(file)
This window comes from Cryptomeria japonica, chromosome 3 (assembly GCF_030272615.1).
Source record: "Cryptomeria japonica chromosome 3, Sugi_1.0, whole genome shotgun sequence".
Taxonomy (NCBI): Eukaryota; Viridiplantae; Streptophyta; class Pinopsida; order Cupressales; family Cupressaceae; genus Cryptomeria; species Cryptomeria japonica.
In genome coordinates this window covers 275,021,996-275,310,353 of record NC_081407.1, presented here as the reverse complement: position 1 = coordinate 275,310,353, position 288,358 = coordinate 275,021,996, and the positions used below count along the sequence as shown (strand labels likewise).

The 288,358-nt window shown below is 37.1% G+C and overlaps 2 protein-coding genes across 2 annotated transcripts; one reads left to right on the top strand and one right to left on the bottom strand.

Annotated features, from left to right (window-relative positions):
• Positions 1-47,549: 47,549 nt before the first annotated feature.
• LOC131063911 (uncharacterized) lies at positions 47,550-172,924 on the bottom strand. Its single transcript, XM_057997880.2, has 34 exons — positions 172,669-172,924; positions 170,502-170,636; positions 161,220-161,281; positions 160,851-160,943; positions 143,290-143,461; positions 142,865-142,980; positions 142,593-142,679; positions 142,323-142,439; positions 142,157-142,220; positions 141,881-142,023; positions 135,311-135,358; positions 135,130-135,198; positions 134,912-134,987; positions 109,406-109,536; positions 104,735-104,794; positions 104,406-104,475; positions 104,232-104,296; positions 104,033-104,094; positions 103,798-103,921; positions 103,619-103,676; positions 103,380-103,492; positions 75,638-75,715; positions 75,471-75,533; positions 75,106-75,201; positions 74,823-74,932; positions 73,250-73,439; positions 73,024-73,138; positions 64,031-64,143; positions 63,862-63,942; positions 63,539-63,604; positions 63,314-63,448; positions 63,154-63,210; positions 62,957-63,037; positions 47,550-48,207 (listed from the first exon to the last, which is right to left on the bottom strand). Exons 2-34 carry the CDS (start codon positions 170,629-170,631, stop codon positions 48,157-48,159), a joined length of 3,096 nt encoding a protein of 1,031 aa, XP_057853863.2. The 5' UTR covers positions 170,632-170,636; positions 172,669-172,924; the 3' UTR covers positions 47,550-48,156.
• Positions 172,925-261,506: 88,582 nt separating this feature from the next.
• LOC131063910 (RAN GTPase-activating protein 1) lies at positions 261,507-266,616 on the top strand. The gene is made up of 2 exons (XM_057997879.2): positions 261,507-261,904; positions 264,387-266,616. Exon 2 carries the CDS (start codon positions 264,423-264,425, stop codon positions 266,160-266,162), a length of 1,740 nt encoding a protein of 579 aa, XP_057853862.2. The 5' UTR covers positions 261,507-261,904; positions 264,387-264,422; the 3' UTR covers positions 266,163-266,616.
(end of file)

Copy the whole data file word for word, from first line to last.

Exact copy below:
This window comes from Cryptomeria japonica, chromosome 3 (assembly GCF_030272615.1).
Source record: "Cryptomeria japonica chromosome 3, Sugi_1.0, whole genome shotgun sequence".
Taxonomy (NCBI): Eukaryota; Viridiplantae; Streptophyta; class Pinopsida; order Cupressales; family Cupressaceae; genus Cryptomeria; species Cryptomeria japonica.
In genome coordinates this window covers 275,021,996-275,310,353 of record NC_081407.1, presented here as the reverse complement: position 1 = coordinate 275,310,353, position 288,358 = coordinate 275,021,996, and the positions used below count along the sequence as shown (strand labels likewise).

The 288,358-nt window shown below is 37.1% G+C and overlaps 2 protein-coding genes across 2 annotated transcripts; one reads left to right on the top strand and one right to left on the bottom strand.

Annotated features, from left to right (window-relative positions):
• Positions 1-47,549: 47,549 nt before the first annotated feature.
• LOC131063911 (uncharacterized) lies at positions 47,550-172,924 on the bottom strand. Its single transcript, XM_057997880.2, has 34 exons — positions 172,669-172,924; positions 170,502-170,636; positions 161,220-161,281; positions 160,851-160,943; positions 143,290-143,461; positions 142,865-142,980; positions 142,593-142,679; positions 142,323-142,439; positions 142,157-142,220; positions 141,881-142,023; positions 135,311-135,358; positions 135,130-135,198; positions 134,912-134,987; positions 109,406-109,536; positions 104,735-104,794; positions 104,406-104,475; positions 104,232-104,296; positions 104,033-104,094; positions 103,798-103,921; positions 103,619-103,676; positions 103,380-103,492; positions 75,638-75,715; positions 75,471-75,533; positions 75,106-75,201; positions 74,823-74,932; positions 73,250-73,439; positions 73,024-73,138; positions 64,031-64,143; positions 63,862-63,942; positions 63,539-63,604; positions 63,314-63,448; positions 63,154-63,210; positions 62,957-63,037; positions 47,550-48,207 (listed from the first exon to the last, which is right to left on the bottom strand). Exons 2-34 carry the CDS (start codon positions 170,629-170,631, stop codon positions 48,157-48,159), a joined length of 3,096 nt encoding a protein of 1,031 aa, XP_057853863.2. The 5' UTR covers positions 170,632-170,636; positions 172,669-172,924; the 3' UTR covers positions 47,550-48,156.
• Positions 172,925-261,506: 88,582 nt separating this feature from the next.
• LOC131063910 (RAN GTPase-activating protein 1) lies at positions 261,507-266,616 on the top strand. The gene is made up of 2 exons (XM_057997879.2): positions 261,507-261,904; positions 264,387-266,616. Exon 2 carries the CDS (start codon positions 264,423-264,425, stop codon positions 266,160-266,162), a length of 1,740 nt encoding a protein of 579 aa, XP_057853862.2. The 5' UTR covers positions 261,507-261,904; positions 264,387-264,422; the 3' UTR covers positions 266,163-266,616.